Paris shooting: Support pours in for Muslim policeman killed in Charlie Hebdo attack

Mr Ahmed Merabet, the Muslim policeman who was killed while trying to stop armed gunmen from fleeing the scene after their attack on Charlie Hebdo. -- PHOTO: TWITTER
Mr Ahmed Merabet, the Muslim policeman who was killed while trying to stop armed gunmen from fleeing the scene after their attack on Charlie Hebdo. -- PHOTO: TWITTER

PARIS - Muslim policeman Ahmed Merabet who was killed while trying to stop armed gunmen from fleeing the scene after their attack on satirical magazine Charlie Hebdo has been honoured with the hashtag #JeSuisAhmed, which means "I am Ahmed".

This follows the hashtag #JeSuisCharlie, or "I am Charlie" which was started on Twitter in a show of solidarity by the French, and in support of the 12 people who were killed in the massacre at the magazine's Paris offices on Wednesday.

Mr Merabet has been singled out for his faith, both because the gunmen are believed to be Islamist terrorists, and because Charlie Hebdo was known to produce satire that lampooned Islam.

He was touted on Twitter as the "true face of Islam", in contrast to the gunmen who shouted "The Prophet has been avenged" after the shooting.

Mr Merabet's murder at point-blank range was captured in a graphic video that went viral online.

"He was killed in a cowardly way by people who had misinterpreted their sacred text," said Christophe Crépin, a spokesman for one of France's police unions. "Yet he himself was from an immigrant background."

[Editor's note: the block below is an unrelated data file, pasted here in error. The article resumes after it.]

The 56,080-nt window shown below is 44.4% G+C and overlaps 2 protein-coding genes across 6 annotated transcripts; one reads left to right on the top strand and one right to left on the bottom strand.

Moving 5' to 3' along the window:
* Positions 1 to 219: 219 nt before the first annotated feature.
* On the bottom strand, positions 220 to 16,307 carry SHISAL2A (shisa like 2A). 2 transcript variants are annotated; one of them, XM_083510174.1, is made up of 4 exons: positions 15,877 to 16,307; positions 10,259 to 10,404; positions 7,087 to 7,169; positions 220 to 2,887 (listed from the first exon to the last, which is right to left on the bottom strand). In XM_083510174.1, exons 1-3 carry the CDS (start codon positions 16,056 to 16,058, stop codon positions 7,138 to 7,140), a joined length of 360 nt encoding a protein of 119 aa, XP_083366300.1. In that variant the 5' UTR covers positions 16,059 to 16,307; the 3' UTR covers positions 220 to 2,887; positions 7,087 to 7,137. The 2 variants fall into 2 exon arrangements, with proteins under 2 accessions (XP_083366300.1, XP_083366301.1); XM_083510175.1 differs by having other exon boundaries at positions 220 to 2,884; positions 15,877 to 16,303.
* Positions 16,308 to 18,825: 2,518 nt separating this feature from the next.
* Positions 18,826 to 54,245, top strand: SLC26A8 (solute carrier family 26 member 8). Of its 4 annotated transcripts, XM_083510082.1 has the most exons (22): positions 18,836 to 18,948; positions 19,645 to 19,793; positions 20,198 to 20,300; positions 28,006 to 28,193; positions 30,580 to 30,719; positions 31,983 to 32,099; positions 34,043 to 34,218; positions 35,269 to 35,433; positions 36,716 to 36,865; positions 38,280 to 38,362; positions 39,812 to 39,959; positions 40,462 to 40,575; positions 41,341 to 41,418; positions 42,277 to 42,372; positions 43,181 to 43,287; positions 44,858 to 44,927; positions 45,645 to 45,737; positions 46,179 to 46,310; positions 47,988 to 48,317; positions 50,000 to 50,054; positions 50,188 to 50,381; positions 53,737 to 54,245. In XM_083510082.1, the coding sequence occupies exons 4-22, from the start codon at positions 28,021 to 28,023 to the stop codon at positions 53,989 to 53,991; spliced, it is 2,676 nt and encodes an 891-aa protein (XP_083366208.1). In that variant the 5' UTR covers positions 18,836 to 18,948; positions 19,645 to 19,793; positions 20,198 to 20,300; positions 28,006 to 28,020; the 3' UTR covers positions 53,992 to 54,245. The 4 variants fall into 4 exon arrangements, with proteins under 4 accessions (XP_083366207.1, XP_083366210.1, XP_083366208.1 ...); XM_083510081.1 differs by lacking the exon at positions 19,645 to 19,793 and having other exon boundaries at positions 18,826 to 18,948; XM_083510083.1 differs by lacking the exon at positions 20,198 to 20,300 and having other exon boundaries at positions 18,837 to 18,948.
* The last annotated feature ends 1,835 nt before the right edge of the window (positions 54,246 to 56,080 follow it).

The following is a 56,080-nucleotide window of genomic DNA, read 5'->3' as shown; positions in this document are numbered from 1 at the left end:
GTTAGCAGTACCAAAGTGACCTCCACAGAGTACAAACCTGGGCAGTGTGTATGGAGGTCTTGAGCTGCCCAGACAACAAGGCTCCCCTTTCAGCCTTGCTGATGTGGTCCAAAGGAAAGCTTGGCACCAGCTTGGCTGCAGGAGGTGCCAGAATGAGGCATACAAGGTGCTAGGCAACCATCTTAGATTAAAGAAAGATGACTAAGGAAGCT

New York Times reported that some Twitter users wrote that Mr Merabet had died defending a newspaper that was accused of insulting his faith, and one user posted a quote attributed to the French philosopher Voltaire: "I do not agree with what you have to say, but I'll defend to the death your right to say it."

Mr Merabet, who was in his 40s, was called to the scene while on patrol in Paris's 11th Arrondissement, according to Rocco Contento, an official with another police union, who knew Mr Merabet.

Mr Merabet saw the black Citroën used by the gunmen heading towards the boulevard from Charlie Hebdo.

"He was on foot, and came nose to nose with the terrorists. He pulled out his weapon. It was his job, it was his duty," said Mr Rocco.

Video footage showed the two gunmen get out of the car before one shot Mr Merabet in the groin. As he falls to the ground and holding up an arm as though to protect himself, the second gunman moves forward and asks him: "Do you want to kill us?" Mr Merabet replies: "Non, ç'est bon, chef" ("No, it's OK mate"). The gunman then shoots him in the head, The Guardian reported.

Mr Merebet, whose family came originally from Tunisia, had been in the force for eight years.

jalmsab@sph.com.sg